Practical Paleo

Paleo eating has become a popular way of eating in recent years. Essentially, consuming a Paleo diet is consuming a diet with no processed, packaged foods, no artificial ingredients, consuming only fresh foods that are rich in nutrients. While some consider Paleo low carb, it really isn’t, as starchy vegetables like sweet potatoes are acceptable.

The basics of the Paleo Diet include:

Meat: Grass-fed beef, organic, pasture-raised pork and poultry, or game meats are acceptable.

Eggs: Pasture-raised.

Fish: Preferably wild.

Vegetables and fruits: Local, in-season produce, grown without chemical fertilizers, herbicides, or pesticides, and consumed at the peak of ripeness.

Healthy Fats: Extra virgin olive oil, coconut oil, natural fat from grass-fed animals, nuts, seeds, and avocados, and unrefined nut and seed oils like walnut, flaxseed, or macadamia.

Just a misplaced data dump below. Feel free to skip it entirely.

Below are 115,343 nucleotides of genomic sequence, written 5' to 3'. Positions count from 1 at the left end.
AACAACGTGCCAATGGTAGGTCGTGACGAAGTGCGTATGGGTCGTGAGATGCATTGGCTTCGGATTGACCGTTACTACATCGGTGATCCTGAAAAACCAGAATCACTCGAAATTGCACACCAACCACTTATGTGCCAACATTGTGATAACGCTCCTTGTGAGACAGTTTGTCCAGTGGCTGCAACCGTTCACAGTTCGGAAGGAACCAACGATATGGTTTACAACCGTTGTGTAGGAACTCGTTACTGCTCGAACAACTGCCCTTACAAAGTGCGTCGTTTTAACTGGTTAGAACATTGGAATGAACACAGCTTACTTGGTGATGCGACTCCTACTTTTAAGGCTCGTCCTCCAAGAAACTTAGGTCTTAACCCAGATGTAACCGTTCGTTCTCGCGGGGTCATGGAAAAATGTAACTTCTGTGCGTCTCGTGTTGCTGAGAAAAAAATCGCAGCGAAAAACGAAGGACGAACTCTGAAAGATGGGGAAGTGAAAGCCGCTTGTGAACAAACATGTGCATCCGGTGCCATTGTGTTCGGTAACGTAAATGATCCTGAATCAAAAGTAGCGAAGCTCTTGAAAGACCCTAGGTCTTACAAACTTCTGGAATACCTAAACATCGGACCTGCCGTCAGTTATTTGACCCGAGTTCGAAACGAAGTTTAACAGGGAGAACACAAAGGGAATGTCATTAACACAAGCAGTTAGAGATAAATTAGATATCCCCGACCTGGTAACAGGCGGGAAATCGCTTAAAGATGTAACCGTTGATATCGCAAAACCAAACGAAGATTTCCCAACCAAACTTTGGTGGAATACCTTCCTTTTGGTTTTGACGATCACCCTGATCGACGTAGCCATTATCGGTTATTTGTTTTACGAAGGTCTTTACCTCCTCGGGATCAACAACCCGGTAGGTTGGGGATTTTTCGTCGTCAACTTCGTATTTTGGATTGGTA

Seasonings: A variety of herbs and spices add flavor to any dish.

Sugars: No refined sugars, but a small amount of honey, dates, or other natural sweeteners is generally acceptable.

What isn’t included in the Paleo diet? Most dairy products (except grass-fed butter or ghee), beans, legumes and grains.

Paleo does involves food preparation, so to help save time, plan ahead and make enough to last for a few meals. Take advantage of these convenient ingredients:

Canned tomatoes: Choose brands without salt, sugar, or additives, preferably in a BPA-free can.

Coconut aminos: A Paleo substitute for soy sauce, which is derived from soy beans.

Arrowroot powder: A vegetable-based thickener and Paleo substitute for cornstarch.

Almond or other nut butters: Paleo alternatives to peanut butter.

Bone broths: Choose grass-fed Paleo bone broths.

Noodle alternatives: Spaghetti squash or spiralized squash, like zucchini noodles, which some stores sell already spiralized.